Harry Levin quotes a Marlovian concept that is not mentioned in other works, although in the speech of "Orcanes, the noble infidel (renegade) used a similar expression to affirm a belief in a god who is not circumscriptible" (Jump 1967:98).
He that sits on high and never sleep, Nor in one place is circumscriptible, But everywhere fills every continent, With strange infusion of his sacred vigor.
and bring from the same things they find commodious for their own."(57) It was under this gospel of free trade that Marlowe could promote his terrible tsar as an instrument of Hermes, the god of universal commerce (T1, 1.2.210): "He that sits on high and never sleeps, / Nor in one place is circumscriptible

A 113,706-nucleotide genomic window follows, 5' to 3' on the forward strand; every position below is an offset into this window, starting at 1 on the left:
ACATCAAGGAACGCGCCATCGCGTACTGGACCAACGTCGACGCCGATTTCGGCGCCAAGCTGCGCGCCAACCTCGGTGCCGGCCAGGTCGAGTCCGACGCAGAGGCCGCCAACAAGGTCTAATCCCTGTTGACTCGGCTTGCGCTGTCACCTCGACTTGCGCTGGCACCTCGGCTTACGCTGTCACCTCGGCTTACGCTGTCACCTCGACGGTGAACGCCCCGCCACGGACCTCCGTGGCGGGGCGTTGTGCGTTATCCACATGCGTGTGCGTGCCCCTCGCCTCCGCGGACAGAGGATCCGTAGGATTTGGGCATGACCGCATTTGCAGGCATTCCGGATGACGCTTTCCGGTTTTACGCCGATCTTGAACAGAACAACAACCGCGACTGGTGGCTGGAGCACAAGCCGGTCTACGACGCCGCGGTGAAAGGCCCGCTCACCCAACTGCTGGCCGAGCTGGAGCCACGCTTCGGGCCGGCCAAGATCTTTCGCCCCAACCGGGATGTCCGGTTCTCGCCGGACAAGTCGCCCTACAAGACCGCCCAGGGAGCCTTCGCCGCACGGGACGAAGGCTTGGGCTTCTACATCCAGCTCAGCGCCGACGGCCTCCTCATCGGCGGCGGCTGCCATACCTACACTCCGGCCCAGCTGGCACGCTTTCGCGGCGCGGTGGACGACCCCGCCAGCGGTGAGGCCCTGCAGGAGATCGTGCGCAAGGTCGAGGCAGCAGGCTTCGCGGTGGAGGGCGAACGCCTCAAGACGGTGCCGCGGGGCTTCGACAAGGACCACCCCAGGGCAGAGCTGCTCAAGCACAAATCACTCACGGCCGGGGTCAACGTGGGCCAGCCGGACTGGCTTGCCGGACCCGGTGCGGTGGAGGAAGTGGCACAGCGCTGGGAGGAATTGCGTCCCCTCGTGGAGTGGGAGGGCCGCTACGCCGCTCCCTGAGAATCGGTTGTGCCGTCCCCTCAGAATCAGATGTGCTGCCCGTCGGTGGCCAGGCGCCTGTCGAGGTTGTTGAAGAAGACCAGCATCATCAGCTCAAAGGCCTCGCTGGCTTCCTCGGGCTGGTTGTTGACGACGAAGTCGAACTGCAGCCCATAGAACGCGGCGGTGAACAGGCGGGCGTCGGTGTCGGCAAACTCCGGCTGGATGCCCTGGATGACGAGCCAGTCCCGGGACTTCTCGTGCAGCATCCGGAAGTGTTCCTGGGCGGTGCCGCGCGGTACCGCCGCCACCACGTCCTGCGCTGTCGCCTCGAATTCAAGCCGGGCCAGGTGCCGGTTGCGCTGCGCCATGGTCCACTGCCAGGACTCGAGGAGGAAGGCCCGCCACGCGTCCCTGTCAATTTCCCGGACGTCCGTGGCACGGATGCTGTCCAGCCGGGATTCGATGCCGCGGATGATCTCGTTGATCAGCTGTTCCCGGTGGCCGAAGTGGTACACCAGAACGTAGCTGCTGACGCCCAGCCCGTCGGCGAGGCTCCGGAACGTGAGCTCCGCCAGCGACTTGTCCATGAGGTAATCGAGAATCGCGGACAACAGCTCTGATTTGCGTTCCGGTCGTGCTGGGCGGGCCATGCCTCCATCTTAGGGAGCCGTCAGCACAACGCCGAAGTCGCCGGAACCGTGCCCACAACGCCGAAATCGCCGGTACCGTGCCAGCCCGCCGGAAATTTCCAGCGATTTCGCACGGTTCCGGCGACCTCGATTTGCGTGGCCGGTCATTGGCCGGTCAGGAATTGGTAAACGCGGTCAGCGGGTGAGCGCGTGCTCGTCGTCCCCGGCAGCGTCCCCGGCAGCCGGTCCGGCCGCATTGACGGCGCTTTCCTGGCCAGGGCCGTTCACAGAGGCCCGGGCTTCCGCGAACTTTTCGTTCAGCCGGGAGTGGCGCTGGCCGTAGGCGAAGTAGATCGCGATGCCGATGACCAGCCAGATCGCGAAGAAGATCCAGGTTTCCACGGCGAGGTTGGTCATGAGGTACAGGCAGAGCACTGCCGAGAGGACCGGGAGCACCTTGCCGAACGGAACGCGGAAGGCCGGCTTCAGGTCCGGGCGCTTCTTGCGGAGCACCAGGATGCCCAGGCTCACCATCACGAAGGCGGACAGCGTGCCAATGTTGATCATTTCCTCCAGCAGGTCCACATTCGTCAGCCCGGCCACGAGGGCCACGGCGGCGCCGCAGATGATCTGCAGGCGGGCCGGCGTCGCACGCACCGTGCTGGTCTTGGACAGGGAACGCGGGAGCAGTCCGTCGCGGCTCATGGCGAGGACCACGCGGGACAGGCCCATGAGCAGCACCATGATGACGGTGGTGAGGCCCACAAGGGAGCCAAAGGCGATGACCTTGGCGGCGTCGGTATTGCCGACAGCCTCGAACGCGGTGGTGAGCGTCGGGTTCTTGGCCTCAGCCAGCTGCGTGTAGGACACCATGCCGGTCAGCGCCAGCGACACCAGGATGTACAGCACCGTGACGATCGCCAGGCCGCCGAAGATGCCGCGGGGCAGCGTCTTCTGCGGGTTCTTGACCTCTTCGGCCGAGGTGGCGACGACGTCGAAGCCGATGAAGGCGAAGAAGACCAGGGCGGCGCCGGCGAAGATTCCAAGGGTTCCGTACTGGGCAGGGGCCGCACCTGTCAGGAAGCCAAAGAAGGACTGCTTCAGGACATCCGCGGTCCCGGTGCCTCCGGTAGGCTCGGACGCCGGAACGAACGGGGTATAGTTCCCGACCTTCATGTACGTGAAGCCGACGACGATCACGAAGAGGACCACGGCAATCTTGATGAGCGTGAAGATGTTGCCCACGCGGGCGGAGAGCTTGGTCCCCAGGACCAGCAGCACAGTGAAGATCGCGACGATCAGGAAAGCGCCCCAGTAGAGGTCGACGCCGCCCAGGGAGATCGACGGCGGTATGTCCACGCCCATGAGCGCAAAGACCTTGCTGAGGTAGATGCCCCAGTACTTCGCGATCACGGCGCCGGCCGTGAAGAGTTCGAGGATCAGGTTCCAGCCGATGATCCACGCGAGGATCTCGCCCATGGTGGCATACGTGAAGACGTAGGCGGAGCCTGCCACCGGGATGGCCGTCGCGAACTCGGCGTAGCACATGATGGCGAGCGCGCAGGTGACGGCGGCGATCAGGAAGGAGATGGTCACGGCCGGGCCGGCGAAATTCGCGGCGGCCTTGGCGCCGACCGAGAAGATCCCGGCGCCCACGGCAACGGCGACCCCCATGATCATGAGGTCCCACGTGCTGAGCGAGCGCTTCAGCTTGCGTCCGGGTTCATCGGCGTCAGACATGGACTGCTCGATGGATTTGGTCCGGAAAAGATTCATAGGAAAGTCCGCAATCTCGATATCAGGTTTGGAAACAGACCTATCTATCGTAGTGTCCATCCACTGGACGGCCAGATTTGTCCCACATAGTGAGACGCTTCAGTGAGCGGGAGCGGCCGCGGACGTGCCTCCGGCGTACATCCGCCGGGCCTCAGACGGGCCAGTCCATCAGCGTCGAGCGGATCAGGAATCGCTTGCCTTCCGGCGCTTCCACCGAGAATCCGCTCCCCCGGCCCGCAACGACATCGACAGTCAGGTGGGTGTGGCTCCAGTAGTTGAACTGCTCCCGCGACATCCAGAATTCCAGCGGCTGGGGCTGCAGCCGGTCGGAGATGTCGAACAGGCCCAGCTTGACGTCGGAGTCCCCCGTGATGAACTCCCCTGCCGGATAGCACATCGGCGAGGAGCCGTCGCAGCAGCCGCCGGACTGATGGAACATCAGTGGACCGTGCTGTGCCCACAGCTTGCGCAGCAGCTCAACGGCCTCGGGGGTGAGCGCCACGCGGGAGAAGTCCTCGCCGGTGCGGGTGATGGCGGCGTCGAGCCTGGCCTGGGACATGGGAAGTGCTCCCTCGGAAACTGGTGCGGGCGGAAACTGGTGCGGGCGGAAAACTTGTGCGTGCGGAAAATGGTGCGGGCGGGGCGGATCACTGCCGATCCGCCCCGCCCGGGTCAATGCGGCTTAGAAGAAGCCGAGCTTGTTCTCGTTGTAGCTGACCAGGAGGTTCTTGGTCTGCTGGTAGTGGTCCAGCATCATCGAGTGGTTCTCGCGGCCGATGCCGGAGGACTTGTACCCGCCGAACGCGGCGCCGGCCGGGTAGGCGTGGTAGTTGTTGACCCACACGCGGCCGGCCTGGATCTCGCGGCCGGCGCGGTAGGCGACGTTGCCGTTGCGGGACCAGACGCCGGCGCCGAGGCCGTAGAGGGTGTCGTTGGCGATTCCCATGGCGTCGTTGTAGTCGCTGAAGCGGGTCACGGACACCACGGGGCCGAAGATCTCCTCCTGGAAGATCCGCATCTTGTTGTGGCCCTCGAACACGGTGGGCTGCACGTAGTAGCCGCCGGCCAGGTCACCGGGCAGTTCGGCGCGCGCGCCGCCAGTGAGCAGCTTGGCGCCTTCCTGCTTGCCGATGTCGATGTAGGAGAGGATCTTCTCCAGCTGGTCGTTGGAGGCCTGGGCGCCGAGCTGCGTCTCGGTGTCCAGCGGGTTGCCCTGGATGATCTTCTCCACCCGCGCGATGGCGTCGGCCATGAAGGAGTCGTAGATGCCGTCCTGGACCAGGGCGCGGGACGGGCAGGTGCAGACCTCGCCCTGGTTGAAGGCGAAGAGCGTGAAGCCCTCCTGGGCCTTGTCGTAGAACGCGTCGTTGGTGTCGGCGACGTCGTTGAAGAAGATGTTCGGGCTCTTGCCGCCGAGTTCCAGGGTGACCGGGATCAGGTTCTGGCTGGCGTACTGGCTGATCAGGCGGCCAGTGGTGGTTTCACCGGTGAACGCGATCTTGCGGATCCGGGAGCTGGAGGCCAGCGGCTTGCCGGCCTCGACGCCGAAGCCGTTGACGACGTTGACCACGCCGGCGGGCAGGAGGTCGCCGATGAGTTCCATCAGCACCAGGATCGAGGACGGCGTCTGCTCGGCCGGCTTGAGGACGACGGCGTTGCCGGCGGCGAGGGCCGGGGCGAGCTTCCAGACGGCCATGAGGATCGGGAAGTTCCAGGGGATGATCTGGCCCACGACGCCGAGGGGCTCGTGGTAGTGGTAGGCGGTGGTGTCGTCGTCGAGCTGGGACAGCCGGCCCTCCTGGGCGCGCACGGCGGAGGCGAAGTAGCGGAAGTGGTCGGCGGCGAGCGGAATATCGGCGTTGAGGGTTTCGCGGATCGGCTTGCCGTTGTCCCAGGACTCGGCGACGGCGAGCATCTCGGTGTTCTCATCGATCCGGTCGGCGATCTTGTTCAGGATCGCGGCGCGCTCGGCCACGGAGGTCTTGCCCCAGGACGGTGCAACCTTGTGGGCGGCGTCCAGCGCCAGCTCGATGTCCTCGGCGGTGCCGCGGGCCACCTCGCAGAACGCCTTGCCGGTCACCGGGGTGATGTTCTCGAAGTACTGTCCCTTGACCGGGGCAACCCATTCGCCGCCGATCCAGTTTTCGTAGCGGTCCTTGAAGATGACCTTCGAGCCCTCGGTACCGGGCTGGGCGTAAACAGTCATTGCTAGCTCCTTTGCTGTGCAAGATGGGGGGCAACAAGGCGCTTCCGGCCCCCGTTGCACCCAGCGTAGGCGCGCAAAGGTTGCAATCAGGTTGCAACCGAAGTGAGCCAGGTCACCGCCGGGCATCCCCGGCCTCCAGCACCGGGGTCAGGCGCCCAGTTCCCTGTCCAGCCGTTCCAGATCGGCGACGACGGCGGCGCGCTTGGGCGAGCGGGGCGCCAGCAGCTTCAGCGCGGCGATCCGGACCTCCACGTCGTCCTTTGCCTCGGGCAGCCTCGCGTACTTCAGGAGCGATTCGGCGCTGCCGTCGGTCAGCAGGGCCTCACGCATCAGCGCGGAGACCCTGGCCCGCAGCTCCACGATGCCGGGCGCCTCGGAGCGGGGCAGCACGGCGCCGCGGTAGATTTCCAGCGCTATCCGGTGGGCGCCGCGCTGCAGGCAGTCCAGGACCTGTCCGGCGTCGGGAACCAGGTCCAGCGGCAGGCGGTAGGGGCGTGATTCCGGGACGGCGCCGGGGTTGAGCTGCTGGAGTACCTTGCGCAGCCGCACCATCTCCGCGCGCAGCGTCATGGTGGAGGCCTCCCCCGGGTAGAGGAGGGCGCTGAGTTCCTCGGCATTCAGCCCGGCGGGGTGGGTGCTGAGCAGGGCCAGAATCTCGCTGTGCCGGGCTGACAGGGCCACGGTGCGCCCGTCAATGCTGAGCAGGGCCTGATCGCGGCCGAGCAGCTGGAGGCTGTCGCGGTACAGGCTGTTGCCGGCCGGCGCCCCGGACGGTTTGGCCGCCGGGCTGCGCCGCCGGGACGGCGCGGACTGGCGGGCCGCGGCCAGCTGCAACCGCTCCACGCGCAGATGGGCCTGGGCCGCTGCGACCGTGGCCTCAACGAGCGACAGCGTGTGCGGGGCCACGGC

" (T2, 2.2.50).